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    IsotopeAtomic mass (Da)Isotopic abundance (amount fraction)
    106Cd 105.906 460(8)0.012 45(22)
    108Cd 107.904 183(8)0.008 88(11)
    110Cd 109.903 007(4)0.124 70(61)
    111Cd 110.904 183(4)0.127 95(12)
    112Cd 111.902 763(4)0.241 09(7)
    113Cd 112.904 408(3)0.122 27(7)
    114Cd 113.903 365(3)0.287 54(81)
    116Cd 115.904 763(2)0.075 12(54)

    By 1961, the chemical measurements of Ar(Cd), seemingly consistent with each other, had averaged to 112.40 with little spread, whereas the mass-spectrometric measurements yielded 112.41 to 112.43 with the recommended atomic weight Ar(Cd) = 112.41(1).

    In 1985, the Commission re-examined the available mass-spectrometric data and recommended a value of Ar(Cd) = 112.411(8), which was revised in 2013 to 112.414(4).

    The "g" annotation arises from the presence of naturally occurring Cd fission products found in fossil reactors at Gabon, south-west Africa. 113Cd is β–, but its half-life is so long (1016 a) that it does not affect Ar(Cd) measurably even over geologic time periods. It decays into the minor isotope of In, but abnormal occurrences of that element with anomalous Ar(In) from the decay of 113Cd have not been reported.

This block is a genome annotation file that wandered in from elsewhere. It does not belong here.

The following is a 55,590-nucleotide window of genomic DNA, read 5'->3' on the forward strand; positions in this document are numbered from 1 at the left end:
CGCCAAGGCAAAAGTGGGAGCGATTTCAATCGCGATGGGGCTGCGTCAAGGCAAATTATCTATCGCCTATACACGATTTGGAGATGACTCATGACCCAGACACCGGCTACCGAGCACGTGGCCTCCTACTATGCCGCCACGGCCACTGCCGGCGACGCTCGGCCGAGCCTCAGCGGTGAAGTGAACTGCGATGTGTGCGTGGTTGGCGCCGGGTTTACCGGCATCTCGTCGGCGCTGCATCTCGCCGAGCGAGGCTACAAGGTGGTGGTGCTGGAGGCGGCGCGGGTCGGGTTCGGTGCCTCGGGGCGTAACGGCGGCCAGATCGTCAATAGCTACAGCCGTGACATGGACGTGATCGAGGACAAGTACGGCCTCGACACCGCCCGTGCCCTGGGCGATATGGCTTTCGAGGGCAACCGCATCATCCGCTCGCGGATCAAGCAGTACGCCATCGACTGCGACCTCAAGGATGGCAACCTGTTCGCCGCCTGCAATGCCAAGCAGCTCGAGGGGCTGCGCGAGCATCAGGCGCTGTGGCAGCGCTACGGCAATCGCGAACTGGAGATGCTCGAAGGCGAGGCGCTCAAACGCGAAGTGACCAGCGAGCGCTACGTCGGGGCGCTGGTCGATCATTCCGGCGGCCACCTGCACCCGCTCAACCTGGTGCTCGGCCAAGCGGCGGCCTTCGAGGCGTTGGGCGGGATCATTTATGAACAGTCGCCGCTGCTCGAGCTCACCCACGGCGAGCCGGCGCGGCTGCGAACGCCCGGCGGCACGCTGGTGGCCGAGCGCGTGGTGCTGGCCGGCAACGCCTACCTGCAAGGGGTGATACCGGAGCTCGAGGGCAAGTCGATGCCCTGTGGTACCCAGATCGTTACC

SOURCE  Atomic weights of the elements: Review 2000 by John R de Laeter et al. Pure Appl. Chem. 2003 (75) 683-800
    © IUPAC 2003


    Ar(Cd) = 112.414(4) since 2013

    The name derives from Greek kadmeia for "calamine" (zinc carbonate), with which it was found as an impurity in nature. It may have been found in furnace flue dust in Thebes, a city in the Boeottia region of central Greece. The mythological king of Phoenicia, Cadmus, founded Thebes and would be a source for the name of the ore. The element was discovered and first isolated by German physician Friedrich Stromeyer in 1817.

    Isotopic reference materials of cadmium.